• Passive loss exception for working interest owners in oil and gas properties
  • Manufacturing tax deduction for oil and gas companies
  • Percentage depletion deduction for oil and gas
  • Not surprisingly, the oil and gas industry is mounting a huge lobbying campaign to prevent loss of these tax benefits. 

The only one of these tax benefits that directly affects royalty owners is the percentage depletion deduction.  Currently, 15% of royalty income is deductible as "percentage depletion."  The deduction is intended to recognize that the sale of oil and gas is in part the sale of a depleting asset, so that a portion of the royalty should be treated like a return of capital rather than as income.

The principal argument being made against repeal of these tax benefits that are peculiar to the oil and gas industry is that their repeal would reduce the amount of oil and gas produced in the U.S., because those who invest in exploration and production would be less willing to do so, or would invest less.  The argument would be difficult to defend if oil were above $100 per barrel and gas were above $12 per mcf, as they were last summer.

The oil and gas industry has always been subject to price volatility.  When prices are low, the industry obtains tax breaks by using the argument that the breaks are necessary to avoid declines in domestic production.  When prices are high, the same tax breaks provide a windfall to the industry.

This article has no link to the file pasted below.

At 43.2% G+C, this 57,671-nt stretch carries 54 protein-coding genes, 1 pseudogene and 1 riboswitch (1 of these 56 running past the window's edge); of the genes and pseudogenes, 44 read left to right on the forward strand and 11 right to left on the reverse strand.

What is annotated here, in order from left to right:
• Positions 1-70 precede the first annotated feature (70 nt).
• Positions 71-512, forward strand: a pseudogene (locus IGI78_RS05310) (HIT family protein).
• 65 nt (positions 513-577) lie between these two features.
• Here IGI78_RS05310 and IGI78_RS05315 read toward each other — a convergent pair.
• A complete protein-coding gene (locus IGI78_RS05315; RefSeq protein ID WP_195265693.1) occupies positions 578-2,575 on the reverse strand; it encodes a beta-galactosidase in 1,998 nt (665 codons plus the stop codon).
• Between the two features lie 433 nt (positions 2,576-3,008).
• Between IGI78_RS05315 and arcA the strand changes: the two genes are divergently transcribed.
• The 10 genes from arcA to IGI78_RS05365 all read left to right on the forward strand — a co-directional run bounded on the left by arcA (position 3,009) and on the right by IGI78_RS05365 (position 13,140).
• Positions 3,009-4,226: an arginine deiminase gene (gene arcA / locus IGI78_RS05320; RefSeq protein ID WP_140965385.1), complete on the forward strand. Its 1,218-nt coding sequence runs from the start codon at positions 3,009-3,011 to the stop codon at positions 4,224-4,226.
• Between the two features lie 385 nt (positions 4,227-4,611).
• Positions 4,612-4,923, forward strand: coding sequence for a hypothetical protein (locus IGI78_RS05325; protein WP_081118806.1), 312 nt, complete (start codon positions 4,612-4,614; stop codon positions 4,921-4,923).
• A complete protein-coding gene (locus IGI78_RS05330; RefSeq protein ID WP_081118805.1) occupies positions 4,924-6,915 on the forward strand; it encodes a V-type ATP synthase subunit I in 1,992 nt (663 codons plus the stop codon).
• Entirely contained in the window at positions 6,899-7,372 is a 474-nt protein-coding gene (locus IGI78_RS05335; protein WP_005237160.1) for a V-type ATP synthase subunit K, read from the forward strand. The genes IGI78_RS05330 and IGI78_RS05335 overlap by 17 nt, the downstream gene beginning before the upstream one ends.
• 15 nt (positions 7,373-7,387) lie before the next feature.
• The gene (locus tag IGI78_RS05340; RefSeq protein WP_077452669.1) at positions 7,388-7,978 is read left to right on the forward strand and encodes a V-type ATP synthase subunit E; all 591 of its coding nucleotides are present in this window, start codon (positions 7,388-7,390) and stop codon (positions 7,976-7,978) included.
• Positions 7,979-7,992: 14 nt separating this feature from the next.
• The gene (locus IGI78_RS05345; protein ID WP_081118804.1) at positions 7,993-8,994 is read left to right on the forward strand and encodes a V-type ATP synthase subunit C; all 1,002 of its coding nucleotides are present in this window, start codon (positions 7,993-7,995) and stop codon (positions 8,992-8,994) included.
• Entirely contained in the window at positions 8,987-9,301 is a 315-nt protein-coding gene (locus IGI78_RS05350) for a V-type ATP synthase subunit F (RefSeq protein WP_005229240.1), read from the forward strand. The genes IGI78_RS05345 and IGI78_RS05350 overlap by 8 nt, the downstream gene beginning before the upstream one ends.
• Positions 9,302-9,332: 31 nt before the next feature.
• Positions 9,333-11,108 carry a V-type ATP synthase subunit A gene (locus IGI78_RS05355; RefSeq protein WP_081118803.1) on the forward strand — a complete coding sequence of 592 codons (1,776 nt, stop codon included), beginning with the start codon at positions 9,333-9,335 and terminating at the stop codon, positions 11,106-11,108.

It will be interesting to see if the Administration's plan can withstand the onslaught of opposition from the industry and royalty owners.

April 13, 2009

NAT GAS Act Introduced in House

H.R. 1835, the New Alternative Transportation to Give Americans Solutions Act of 2009 (NAT GAS Act) was introduced in the U.S. House of Representatives by Dan Boren (D-OK), John Larson (D-CT) and John Sullivan (R-OK).  Its purpose is to promote the use of natural gas in vehicles, with an emphasis on large trucks and fleet vehicles.  It wiould provide incentives for installation of natural gas fueling stations.  It is the first legislation to promote Boon Pickens' plan to use domestic natural gas to reduce dependence on foreign oil.
April 9, 2009

Chesapeake Energy Master Drilling Plan Approved by Fort Worth City Council